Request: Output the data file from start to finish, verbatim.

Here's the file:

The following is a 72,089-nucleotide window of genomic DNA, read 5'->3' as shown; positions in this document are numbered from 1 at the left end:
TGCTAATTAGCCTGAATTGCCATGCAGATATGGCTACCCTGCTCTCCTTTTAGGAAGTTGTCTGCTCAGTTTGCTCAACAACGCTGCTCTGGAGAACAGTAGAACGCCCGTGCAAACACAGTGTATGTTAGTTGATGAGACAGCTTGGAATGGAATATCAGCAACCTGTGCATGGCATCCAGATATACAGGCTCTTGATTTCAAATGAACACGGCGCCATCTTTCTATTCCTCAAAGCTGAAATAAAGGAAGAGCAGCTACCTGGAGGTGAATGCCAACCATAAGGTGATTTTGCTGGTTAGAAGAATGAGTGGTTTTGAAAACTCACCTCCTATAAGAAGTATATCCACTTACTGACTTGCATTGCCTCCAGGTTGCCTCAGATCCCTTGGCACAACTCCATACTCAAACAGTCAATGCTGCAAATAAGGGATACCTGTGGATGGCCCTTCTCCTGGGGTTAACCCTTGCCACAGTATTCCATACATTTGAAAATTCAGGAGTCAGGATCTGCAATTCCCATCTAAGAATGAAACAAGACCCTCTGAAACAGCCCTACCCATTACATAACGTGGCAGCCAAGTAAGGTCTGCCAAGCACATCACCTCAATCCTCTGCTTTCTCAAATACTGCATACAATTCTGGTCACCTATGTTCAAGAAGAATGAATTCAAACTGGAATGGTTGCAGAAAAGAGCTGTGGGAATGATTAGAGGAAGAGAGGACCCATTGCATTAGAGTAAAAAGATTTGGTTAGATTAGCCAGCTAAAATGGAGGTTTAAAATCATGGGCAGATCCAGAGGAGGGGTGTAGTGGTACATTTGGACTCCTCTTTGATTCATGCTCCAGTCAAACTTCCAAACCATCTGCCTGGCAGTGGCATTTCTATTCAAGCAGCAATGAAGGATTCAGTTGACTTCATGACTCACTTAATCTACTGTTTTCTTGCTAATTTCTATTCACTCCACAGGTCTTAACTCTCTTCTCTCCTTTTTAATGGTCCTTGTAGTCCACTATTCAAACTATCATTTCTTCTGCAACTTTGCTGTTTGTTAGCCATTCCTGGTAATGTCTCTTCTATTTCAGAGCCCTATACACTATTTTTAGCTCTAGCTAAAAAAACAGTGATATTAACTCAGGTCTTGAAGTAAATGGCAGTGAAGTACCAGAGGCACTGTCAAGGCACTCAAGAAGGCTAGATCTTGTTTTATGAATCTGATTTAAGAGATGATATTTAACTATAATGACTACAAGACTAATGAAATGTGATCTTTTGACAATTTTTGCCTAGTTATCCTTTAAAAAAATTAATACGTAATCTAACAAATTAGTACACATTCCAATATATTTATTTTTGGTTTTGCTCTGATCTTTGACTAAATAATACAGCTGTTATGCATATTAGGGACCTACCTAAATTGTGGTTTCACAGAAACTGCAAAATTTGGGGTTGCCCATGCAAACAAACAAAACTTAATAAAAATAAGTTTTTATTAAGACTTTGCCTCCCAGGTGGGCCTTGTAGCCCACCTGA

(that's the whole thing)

The following is a 72,089-nucleotide window of genomic DNA, read 5'->3' as shown; positions in this document are numbered from 1 at the left end:
TGCTAATTAGCCTGAATTGCCATGCAGATATGGCTACCCTGCTCTCCTTTTAGGAAGTTGTCTGCTCAGTTTGCTCAACAACGCTGCTCTGGAGAACAGTAGAACGCCCGTGCAAACACAGTGTATGTTAGTTGATGAGACAGCTTGGAATGGAATATCAGCAACCTGTGCATGGCATCCAGATATACAGGCTCTTGATTTCAAATGAACACGGCGCCATCTTTCTATTCCTCAAAGCTGAAATAAAGGAAGAGCAGCTACCTGGAGGTGAATGCCAACCATAAGGTGATTTTGCTGGTTAGAAGAATGAGTGGTTTTGAAAACTCACCTCCTATAAGAAGTATATCCACTTACTGACTTGCATTGCCTCCAGGTTGCCTCAGATCCCTTGGCACAACTCCATACTCAAACAGTCAATGCTGCAAATAAGGGATACCTGTGGATGGCCCTTCTCCTGGGGTTAACCCTTGCCACAGTATTCCATACATTTGAAAATTCAGGAGTCAGGATCTGCAATTCCCATCTAAGAATGAAACAAGACCCTCTGAAACAGCCCTACCCATTACATAACGTGGCAGCCAAGTAAGGTCTGCCAAGCACATCACCTCAATCCTCTGCTTTCTCAAATACTGCATACAATTCTGGTCACCTATGTTCAAGAAGAATGAATTCAAACTGGAATGGTTGCAGAAAAGAGCTGTGGGAATGATTAGAGGAAGAGAGGACCCATTGCATTAGAGTAAAAAGATTTGGTTAGATTAGCCAGCTAAAATGGAGGTTTAAAATCATGGGCAGATCCAGAGGAGGGGTGTAGTGGTACATTTGGACTCCTCTTTGATTCATGCTCCAGTCAAACTTCCAAACCATCTGCCTGGCAGTGGCATTTCTATTCAAGCAGCAATGAAGGATTCAGTTGACTTCATGACTCACTTAATCTACTGTTTTCTTGCTAATTTCTATTCACTCCACAGGTCTTAACTCTCTTCTCTCCTTTTTAATGGTCCTTGTAGTCCACTATTCAAACTATCATTTCTTCTGCAACTTTGCTGTTTGTTAGCCATTCCTGGTAATGTCTCTTCTATTTCAGAGCCCTATACACTATTTTTAGCTCTAGCTAAAAAAACAGTGATATTAACTCAGGTCTTGAAGTAAATGGCAGTGAAGTACCAGAGGCACTGTCAAGGCACTCAAGAAGGCTAGATCTTGTTTTATGAATCTGATTTAAGAGATGATATTTAACTATAATGACTACAAGACTAATGAAATGTGATCTTTTGACAATTTTTGCCTAGTTATCCTTTAAAAAAATTAATACGTAATCTAACAAATTAGTACACATTCCAATATATTTATTTTTGGTTTTGCTCTGATCTTTGACTAAATAATACAGCTGTTATGCATATTAGGGACCTACCTAAATTGTGGTTTCACAGAAACTGCAAAATTTGGGGTTGCCCATGCAAACAAACAAAACTTAATAAAAATAAGTTTTTATTAAGACTTTGCCTCCCAGGTGGGCCTTGTAGCCCACCTGA